Words by Paul Meara (@PaulMeara)
Ohio has long been a hotbed for musical talent. The birthplace of Rock & Roll and home of the genre’s hall of fame, everyone from Trent Reznor and The Black Keys to Marilyn Manson and David Grohl call the Buckeye State home. Ohio is also known for its funk roots. Bootsy Collins, Roger Troutman, Lakeside, and The Ohio Players all hail from the Dayton and Cincinnati area. It was the funk sound that laid the foundation for a lot of hip-hop, most of which would be founded far from its base. Compton natives Dr. Dre and DJ Quik, in particular, heavily sampled Ohio’s brand of funk and painted a sonic picture heavily influential in donning the G-Funk era. But what about Ohio?
Ohio’s hip-hop culture wouldn’t gain wide-scale exposure until Bone Thugs-n-Harmony hit the scene during the early to mid 1990s. It’s no surprise why Eazy-E had his eye on the Cleveland quintet. But even their style had its biters (or maybe they bit, you’d have to ask Three 6 Mafia). Regardless, many of those who had heard B.O.N.E. post 1994, even in Ohio, would have dubbed the group a band of Midwestern emcees with a West Coast sound. But it wasn’t West Coast. Ironically, it was a sound born right in their backyard.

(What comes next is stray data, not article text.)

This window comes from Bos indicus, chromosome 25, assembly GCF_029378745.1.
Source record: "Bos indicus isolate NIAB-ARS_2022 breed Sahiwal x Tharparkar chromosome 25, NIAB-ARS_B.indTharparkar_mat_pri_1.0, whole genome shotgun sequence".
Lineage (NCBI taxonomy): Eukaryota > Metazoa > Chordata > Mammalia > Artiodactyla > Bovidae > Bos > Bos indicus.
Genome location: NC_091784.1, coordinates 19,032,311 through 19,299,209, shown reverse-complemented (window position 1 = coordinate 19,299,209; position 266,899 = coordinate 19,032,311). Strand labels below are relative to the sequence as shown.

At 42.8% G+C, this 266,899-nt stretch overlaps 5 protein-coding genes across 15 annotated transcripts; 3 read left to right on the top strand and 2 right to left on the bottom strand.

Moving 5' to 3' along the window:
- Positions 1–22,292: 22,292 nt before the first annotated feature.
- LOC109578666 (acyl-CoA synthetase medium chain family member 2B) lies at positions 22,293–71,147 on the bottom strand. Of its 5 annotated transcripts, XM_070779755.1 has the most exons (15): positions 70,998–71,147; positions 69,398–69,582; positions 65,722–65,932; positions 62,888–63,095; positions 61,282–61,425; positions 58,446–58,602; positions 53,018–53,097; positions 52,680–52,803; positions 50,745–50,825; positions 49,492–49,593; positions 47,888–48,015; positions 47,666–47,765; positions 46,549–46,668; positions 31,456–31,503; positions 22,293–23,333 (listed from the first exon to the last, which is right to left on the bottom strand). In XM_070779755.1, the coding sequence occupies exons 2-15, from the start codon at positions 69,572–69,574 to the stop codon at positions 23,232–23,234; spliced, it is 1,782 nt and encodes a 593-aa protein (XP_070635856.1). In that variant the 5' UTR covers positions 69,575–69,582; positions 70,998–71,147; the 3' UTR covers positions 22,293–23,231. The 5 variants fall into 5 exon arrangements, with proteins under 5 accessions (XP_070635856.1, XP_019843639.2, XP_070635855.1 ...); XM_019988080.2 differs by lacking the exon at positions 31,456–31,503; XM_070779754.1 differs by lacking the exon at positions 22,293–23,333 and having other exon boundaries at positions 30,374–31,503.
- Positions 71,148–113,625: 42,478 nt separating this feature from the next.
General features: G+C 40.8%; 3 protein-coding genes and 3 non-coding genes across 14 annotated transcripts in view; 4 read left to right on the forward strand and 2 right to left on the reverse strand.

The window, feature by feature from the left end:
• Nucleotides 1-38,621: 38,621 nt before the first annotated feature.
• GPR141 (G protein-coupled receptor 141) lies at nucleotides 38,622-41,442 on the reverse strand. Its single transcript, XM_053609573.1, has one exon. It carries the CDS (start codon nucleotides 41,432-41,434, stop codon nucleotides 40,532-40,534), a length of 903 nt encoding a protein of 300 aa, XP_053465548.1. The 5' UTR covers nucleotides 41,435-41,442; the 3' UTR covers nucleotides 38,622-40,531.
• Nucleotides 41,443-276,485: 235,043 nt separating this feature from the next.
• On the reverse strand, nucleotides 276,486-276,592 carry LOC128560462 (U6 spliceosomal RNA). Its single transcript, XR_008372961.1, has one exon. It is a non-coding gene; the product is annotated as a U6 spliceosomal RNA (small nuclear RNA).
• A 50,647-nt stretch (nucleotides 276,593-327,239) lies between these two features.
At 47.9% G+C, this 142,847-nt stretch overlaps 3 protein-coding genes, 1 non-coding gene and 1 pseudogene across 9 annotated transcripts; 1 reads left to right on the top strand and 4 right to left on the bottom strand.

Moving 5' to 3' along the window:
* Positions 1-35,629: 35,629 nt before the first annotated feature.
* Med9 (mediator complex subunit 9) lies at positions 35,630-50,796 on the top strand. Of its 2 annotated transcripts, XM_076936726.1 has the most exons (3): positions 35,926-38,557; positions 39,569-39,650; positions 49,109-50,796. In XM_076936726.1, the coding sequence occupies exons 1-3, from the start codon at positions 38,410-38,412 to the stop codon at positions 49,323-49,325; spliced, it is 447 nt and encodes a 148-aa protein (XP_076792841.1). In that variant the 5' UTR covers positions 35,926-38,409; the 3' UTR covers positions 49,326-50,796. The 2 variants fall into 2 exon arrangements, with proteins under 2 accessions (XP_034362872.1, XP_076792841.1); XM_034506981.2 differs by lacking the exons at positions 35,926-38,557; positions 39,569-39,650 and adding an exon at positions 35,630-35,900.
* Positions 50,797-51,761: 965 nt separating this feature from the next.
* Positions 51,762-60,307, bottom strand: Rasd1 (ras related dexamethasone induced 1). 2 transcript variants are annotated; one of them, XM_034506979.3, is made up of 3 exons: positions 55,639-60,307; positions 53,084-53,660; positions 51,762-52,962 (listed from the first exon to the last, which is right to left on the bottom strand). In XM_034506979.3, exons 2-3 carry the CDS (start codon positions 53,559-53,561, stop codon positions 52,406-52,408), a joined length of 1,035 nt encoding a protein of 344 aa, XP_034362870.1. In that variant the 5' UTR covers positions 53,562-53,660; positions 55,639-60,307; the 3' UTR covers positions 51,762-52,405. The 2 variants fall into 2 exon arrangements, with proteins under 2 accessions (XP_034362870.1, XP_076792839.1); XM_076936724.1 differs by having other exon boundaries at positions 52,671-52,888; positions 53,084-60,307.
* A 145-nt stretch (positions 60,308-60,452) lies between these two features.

As the years passed many who made names in hip-hop music from the country’s heart did so with a wide arrange of melodies. From Hi-Tek and RJD2 to even newer acts like King Chip and Kid Cudi no two artists bore the same sound wave. It’s still difficult to define Ohio’s tenor but in 2014, but a major label artist is attempting to tackle the feat. Massillon native and Maybach Music Group signee Stalley is determined to create his version of what he believes his home state’s sound is. It’s precisely the reason he titled his major label debut Ohio. His rust belt roots and Midwestern humility embody the personality of someone from his blue collar town.
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